Goldman’s Absolute Return Tracker index (Art), is set to be among the first of a flood of hedge fund cloning products likely to be launched in a revolution being compared with the arrival of index trackers in the mutual fund world a generation ago. “There is a lot of dead wood in the industry – people who should not be running hedge funds,” said Harry Kat, professor of risk management at London’s Cass Business School, who has just launched his own hedge fund replication tool.

“A lot of them will leave the business, because people are smartening up. Index replication is going to become as important as it is in traditional long-only investment, with 30-40 per cent of the market.”

Replication strategies are based on academic research that suggests hedge fund performance is largely driven by movements in underlying markets, such as equity, bond and commodity prices, rather than the intrinsic skill of managers.

Goldman has spent two years developing the algorithm that underpins its platform. The performance characteristics of thousands of hedge funds will be fed into the system monthly and Art is designed to decompose these data and calculate the aggregate position of the hedge fund universe. This position can then be replicated, potentially allowing Goldman to generate hedge fund performance at a fraction of the cost.

Clones such as Art avoid the negative selection bias that bedevils existing investible hedge fund indices and funds of funds, due to the fact that few of the better hedge funds are open to new investment.

It will be far more liquid, with trading available on a daily basis.

“This may be ideal for any large institution that has been looking at hedge funds but doesn’t like the fact that it takes six months to put money [in] and to take it out again,” said Edgar Senior, executive director in Goldman’s fund derivatives structuring team.

Copyright The Financial Times Limited 2006

Monday, December 04, 2006

Huge numbers .....

Capital markets in the United States have $375 trillion in derivatives whose trading volume is half a quadrillion dollars per quarter. How’s that for madness?

Sanity in our markets is history. By way of comparison, US annual GDP is $12 trillion. In our markets 90% of NYSE trades are black box trades, not Mom and Pop in Mandaree loading up on Exxon and McDonalds. We have offshoring and outsourcing under the title of free trade and globalization dampening our economy. GM and Ford are on the edge of bankruptcy. Ford is shutting 15 plants and laying off another 45,000 workers making $31.64 an hour who will now make $10.00-$12.00 an hour if they can find work.

Big, real big numbers. And bigger questions.

So you want to manage your money like a hedge fund?

Have at it.

The ones people copy most are Appaloosa, Greenlight Capital, Lone Pine, ESL, and Icahn Partners. You can copy them by looking at their 13-F reports.

Appaloosa's 3 biggest holdings are Oracle, Micron, and Applied Materials, recent addition AMR, recent sale Mirant.

ESL's 3 biggest are Sears, AutoZone, and AutoNation. no recent additions, no recent sales.

Greenlight's 3 biggest are Ameriprise, Microsoft, and Hospira. Recent addition of First Data, recent sale of Live Nation.

Icahn's 3 biggest are TWX, Imclone, and American Railcar. Recent add of Hilton, recent sale of Symantec.

Lone Pine's 3 biggest are Brookfied Asset, GOOG, and Comcast. Recent add SLB, recent sale Research in Motion.

Or just call Chippewa Parners.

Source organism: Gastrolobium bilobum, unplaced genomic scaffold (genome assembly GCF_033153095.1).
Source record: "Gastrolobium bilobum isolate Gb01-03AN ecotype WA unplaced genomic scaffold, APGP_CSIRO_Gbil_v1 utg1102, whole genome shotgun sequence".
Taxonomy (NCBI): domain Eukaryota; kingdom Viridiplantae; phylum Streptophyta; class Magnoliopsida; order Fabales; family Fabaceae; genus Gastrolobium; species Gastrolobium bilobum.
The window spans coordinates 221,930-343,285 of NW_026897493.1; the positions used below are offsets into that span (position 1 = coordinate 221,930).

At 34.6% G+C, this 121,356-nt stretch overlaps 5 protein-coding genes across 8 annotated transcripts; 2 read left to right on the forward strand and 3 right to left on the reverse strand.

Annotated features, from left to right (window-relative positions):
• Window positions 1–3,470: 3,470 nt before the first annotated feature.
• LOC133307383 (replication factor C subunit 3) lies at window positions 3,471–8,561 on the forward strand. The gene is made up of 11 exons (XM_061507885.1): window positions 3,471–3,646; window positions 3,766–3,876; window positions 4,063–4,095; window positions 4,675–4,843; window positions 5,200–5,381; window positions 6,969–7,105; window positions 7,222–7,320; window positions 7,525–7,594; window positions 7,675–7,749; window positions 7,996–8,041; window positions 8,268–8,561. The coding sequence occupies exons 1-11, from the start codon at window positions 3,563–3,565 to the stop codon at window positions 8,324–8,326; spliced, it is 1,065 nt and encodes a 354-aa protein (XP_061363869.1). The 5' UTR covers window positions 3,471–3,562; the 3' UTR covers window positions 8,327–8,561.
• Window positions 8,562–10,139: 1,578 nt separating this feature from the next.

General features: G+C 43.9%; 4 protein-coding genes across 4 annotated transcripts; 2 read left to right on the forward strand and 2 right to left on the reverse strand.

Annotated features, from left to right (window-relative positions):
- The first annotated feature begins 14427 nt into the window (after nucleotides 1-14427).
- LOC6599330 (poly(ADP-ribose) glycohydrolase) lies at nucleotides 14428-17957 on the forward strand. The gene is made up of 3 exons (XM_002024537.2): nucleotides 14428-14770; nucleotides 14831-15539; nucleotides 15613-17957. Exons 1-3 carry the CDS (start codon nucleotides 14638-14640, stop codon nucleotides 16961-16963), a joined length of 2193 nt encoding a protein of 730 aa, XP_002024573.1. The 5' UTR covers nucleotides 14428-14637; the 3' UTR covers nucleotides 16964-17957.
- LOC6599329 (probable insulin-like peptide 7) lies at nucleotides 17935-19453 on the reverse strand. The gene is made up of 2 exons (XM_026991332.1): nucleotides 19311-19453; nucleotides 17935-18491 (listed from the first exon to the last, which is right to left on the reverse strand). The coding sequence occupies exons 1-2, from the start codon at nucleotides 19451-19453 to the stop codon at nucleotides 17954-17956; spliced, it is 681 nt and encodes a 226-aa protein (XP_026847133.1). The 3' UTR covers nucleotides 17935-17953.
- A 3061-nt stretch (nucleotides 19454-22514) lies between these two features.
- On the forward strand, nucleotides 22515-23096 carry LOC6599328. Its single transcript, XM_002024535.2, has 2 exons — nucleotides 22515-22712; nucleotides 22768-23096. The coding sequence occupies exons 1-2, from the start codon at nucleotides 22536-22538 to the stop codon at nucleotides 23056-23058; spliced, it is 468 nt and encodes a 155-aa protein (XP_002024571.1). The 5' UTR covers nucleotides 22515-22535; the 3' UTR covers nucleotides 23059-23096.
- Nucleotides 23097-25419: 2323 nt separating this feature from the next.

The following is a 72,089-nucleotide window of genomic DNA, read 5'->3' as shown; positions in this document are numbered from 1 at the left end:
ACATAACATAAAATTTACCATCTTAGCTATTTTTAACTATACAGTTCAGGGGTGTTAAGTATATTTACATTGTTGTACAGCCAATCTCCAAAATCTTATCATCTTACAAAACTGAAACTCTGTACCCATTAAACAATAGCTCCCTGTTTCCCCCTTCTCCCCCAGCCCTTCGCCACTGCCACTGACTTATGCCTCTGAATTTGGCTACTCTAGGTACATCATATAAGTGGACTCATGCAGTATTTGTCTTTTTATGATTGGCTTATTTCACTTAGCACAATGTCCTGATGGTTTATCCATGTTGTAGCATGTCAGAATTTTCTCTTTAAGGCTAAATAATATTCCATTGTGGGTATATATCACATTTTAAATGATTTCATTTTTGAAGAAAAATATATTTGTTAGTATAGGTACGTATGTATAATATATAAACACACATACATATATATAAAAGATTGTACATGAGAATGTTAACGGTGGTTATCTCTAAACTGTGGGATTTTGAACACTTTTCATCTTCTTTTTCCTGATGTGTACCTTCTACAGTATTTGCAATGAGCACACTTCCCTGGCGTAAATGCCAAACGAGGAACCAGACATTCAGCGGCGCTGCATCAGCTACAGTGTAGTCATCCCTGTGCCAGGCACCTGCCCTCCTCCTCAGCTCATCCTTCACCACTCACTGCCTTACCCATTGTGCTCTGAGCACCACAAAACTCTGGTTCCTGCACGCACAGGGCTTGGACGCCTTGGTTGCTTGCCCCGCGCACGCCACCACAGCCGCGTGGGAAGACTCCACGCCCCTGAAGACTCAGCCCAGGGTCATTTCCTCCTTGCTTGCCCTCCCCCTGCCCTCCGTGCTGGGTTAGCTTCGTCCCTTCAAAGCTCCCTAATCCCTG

First "Pamelot" buck


I was in alot of great country this fall and took some great animals but this one may perhaps be the most memorable of 2006 simply because it was on our farm and was the first buck ever taken on it. I loaded my rifle in the driveway in the garage light and started walking in the dark. When first light came this youngster ran to me chasing a doe. It may be the last deer I ever shoot on the farm as my boys will be doing some damage to the whitetails in years to come but one thing is certain. You always remember your first.

Sunday, December 03, 2006

Milton High School

I had the privilege this weekend to chaperone the Milton High School swim team to a swim meet up in Chattanooga, TN. What a great experience.

The student swimmers were the best. Fun, energetic and mature.

They are a credit to the school and their parents. Little did they know that it was motivating to see their dedication and team spirit at work. I was also proud of the MHS swim coaches. They took the right road when they had to. It was a job well done by all.

Friday, December 01, 2006

Did you know...................

There is a pretty cool Wine service called Vintrust. You buy wine, and store it at their facility. Then, you can trade wine back and forth with people, and all it does is require the moving of the barcode on the bottles. They have about 2 million bottles under management.

Native American Advisors CHIPPEWA PARTNERS

My photo
CHIPPEWA PARTNERS, Native American Advisors, Inc. is a Registered Investment Advisor, founded by Dean Thomas Parisian in 1995. The firm is a manager to an exclusive clientele and is closed to new clients. As a Registered Investment Advisor, our expertise developed over 35 years balances experience, integrity and tremendous work ethic. Dean Parisian is a member at the White Earth Reservation of the Minnesota Chippewa Tribe, a former NYSE and FINRA arbitrator and trader who began his career with Kidder Peabody and later worked for Drexel Burnham Lambert in LaJolla, CA. His philanthropic interest is in Native American education and he's endowed a significant scholarship for Native Americans at the University of Minnesota. His greatest accomplishment includes raising two sons and 26 years of marriage. The Parisian family enjoys outdoor pursuits at Pamelot, their farm in Tennessee and at the Ghost Ranch, their ranch on the Yellowstone River in Montana. For media requests contact the firm via email: ChippewaPartners (at) gmail dot com, on Twitter: @DeanParisian. Global 404-202-8173